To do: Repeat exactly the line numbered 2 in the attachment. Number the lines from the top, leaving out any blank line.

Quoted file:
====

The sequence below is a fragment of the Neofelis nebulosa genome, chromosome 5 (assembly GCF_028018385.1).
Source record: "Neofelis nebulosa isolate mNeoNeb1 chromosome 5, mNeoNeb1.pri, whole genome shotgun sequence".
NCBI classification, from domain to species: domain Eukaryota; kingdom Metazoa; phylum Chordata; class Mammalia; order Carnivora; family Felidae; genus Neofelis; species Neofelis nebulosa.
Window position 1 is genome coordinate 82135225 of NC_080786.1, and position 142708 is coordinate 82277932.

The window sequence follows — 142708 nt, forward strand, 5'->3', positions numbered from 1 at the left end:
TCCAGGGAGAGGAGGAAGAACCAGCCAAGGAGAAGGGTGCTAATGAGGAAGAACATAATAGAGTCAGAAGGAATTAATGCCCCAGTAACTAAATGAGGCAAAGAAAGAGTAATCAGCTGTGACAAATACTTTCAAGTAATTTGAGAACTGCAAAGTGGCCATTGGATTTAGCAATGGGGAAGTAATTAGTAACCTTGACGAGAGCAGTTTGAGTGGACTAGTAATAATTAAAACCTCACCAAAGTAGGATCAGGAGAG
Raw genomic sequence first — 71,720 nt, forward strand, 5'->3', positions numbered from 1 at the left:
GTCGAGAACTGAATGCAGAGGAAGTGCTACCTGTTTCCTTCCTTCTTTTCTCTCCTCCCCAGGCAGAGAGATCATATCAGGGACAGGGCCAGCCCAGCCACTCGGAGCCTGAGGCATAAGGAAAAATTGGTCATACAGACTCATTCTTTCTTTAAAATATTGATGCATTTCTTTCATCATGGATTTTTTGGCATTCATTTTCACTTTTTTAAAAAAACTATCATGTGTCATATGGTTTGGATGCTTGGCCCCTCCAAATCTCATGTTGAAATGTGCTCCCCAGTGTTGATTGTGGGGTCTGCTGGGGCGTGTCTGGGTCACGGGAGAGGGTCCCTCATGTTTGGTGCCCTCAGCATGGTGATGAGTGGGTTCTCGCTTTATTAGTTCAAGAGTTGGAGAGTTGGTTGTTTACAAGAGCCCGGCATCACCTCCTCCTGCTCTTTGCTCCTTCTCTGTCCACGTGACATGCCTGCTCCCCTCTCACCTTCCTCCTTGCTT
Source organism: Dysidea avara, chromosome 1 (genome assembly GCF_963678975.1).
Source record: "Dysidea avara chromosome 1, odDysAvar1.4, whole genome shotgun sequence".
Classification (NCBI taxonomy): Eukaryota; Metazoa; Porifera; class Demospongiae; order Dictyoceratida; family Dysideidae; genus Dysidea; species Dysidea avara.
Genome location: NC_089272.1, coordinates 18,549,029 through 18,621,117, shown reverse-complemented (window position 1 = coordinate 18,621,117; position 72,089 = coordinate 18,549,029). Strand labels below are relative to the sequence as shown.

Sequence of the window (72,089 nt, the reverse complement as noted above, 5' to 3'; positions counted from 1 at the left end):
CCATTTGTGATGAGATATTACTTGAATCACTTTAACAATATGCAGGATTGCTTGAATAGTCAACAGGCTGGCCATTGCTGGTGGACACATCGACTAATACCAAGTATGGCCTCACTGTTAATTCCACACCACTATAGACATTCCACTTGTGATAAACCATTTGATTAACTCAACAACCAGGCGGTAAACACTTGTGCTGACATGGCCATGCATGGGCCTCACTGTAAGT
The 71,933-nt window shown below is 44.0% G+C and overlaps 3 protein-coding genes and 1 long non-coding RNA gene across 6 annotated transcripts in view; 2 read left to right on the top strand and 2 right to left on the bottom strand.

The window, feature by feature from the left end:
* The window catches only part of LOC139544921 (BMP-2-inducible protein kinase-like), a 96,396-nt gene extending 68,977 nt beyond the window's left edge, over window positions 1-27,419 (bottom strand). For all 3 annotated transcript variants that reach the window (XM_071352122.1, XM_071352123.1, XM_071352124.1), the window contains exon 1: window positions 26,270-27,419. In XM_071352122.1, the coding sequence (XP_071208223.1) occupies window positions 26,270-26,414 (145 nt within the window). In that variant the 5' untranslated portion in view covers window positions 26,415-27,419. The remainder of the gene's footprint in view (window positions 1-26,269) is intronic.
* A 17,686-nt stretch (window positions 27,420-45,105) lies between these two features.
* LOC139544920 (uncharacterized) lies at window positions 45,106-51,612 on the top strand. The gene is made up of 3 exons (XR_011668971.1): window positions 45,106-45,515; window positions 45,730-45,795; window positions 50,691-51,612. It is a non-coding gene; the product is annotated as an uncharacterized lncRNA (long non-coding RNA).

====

Source record: "Neofelis nebulosa isolate mNeoNeb1 chromosome 5, mNeoNeb1.pri, whole genome shotgun sequence".